So, there you have it! Ten things for 2016, and some of them already in practice. Not so bad, late start notwithstanding. I’m sure you’ve all already written about your own goals/intentions for the year, so please feel free to share them in the comments β€” either your top picks, or a link, or whatever. Sometimes letting others in on your plans makes them feel more concrete and attainable (at least that’s what I’m banking on).

next

Up next for me: The white yarn on the left is a gorgeous skein of 100% alpaca that my almost-sister-in-law (and her husband) gave me for Christmas. It’s from a local farm and the name of the Alpaca the wool is from is on the label! It is incredibly soft, and I can’t wait to turn it into a cozy cowl. The two right-hand skeins are Classic Elite Fresco (in Greystone and Superman Yellow) and they will be my Dala mittens.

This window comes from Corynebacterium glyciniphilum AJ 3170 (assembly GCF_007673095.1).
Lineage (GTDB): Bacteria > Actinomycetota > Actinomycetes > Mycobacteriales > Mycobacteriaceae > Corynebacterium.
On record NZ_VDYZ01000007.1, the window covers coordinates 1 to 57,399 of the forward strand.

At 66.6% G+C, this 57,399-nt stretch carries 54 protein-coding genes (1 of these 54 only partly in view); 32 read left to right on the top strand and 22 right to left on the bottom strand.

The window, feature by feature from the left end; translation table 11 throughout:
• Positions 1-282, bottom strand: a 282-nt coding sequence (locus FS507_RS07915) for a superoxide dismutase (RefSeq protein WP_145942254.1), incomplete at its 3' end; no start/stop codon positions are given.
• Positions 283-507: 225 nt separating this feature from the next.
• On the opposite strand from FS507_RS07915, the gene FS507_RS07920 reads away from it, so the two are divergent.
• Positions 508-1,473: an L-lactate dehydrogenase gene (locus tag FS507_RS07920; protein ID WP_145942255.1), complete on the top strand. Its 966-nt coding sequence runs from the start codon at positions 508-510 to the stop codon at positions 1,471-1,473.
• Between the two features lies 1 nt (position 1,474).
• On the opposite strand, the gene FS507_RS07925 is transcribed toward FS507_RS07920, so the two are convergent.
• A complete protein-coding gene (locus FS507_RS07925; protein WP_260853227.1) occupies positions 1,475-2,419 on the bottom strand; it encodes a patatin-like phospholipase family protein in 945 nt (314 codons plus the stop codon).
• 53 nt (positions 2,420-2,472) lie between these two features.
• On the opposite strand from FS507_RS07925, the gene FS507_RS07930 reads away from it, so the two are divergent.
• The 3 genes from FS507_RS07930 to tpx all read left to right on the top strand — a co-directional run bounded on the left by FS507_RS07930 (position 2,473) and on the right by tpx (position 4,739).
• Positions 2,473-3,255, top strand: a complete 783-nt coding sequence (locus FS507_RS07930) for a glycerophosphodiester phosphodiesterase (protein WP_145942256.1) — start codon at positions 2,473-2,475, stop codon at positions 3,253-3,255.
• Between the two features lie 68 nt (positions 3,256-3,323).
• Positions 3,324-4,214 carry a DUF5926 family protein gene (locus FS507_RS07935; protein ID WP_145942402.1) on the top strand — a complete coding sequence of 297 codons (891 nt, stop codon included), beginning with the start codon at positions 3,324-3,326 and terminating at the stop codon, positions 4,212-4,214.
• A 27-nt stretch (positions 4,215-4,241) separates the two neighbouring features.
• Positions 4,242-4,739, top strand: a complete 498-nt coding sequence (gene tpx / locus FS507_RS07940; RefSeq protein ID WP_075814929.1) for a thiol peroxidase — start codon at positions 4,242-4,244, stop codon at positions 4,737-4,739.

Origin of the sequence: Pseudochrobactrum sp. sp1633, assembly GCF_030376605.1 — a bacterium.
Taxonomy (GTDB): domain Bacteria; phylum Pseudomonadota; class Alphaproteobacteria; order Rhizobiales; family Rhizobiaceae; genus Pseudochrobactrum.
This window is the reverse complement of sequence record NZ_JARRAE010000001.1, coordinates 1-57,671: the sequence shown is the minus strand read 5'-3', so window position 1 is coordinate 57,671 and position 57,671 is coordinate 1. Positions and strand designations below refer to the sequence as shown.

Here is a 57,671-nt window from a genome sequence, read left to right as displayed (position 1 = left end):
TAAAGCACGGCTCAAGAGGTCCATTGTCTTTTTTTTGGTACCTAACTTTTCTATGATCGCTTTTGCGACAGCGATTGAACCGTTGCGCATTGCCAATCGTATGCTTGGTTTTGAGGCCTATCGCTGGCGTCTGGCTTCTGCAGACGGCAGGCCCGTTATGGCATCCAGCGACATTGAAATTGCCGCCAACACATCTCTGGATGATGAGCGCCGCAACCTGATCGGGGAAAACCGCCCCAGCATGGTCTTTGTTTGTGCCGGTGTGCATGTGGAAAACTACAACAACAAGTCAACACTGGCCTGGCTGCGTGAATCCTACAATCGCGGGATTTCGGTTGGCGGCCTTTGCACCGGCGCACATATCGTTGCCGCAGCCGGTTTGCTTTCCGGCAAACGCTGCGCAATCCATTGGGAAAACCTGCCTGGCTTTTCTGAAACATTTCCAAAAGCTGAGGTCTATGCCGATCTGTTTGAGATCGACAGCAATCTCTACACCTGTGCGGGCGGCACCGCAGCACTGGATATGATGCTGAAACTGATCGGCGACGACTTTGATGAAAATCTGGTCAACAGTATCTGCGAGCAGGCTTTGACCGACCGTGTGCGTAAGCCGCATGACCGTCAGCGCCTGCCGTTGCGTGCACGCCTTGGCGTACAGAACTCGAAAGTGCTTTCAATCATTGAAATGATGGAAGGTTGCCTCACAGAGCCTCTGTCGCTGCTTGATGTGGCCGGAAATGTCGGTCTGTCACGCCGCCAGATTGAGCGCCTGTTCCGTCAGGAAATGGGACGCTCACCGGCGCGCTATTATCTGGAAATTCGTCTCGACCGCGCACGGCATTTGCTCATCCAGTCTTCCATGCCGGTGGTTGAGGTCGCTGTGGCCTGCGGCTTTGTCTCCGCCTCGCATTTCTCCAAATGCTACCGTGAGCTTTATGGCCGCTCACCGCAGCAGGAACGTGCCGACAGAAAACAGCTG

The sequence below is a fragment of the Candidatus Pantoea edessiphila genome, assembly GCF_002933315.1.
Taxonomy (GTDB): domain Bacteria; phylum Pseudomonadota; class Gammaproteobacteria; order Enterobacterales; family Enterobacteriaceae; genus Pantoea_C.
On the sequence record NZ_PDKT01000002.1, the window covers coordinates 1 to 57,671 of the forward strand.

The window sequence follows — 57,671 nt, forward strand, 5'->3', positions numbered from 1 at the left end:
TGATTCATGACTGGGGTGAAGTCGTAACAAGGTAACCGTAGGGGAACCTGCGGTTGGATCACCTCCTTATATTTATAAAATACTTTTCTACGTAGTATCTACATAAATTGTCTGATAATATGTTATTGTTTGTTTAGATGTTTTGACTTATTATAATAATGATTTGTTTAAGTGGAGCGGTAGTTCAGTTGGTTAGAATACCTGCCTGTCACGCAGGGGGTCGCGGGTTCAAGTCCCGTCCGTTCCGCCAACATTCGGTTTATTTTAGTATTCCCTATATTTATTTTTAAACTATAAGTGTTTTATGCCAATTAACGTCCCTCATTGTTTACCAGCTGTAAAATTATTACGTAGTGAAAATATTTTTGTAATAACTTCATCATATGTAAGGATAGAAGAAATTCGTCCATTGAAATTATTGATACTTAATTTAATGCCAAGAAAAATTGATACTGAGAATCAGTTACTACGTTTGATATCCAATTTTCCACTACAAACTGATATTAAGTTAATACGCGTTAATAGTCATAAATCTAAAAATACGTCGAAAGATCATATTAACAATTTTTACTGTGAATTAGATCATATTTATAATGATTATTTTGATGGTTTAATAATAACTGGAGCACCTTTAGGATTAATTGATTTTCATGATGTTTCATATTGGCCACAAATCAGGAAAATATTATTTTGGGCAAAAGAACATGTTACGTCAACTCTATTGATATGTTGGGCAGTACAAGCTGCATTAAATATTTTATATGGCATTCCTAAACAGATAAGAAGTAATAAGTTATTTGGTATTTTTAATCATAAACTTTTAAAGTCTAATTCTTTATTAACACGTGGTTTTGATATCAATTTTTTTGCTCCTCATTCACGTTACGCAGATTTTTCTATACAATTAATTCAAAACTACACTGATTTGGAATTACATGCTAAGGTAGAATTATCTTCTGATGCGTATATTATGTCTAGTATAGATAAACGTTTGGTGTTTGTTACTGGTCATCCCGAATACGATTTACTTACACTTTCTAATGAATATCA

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8 thoughts on “Fashionably late

  1. Sheena

    You and I have the same problem re: sewing, and I think the reason I feel so paralyzed boils down to the fact that sewing is *supposed* to be “faster” than knitting, but I know it to be time consuming and laborious because, like you, I try to cram too much into a single session. And I think the cramming happens because the sewing itself is such a small part of garment making relative to the whole process, which is much more physical and (can be) much less fun than knitting or using a sewing machine. But I’ve also started to slow down and talk myself out of doing too much in one day, and the end result is that I’m enjoying sewing much, much more than ever before. Once I began to think of sewing as a process rather than a “super quick/quicker than knitting” activity, things like pattern prep, muslining, and fabric care have been much easier and more enjoyable to experience. And, as an added bonus, slowing down makes it much easier to learn from fitting mistakes… or at least that’s what muslin #3 of the project I’ve been working on since before Christmas is telling me. πŸ™‚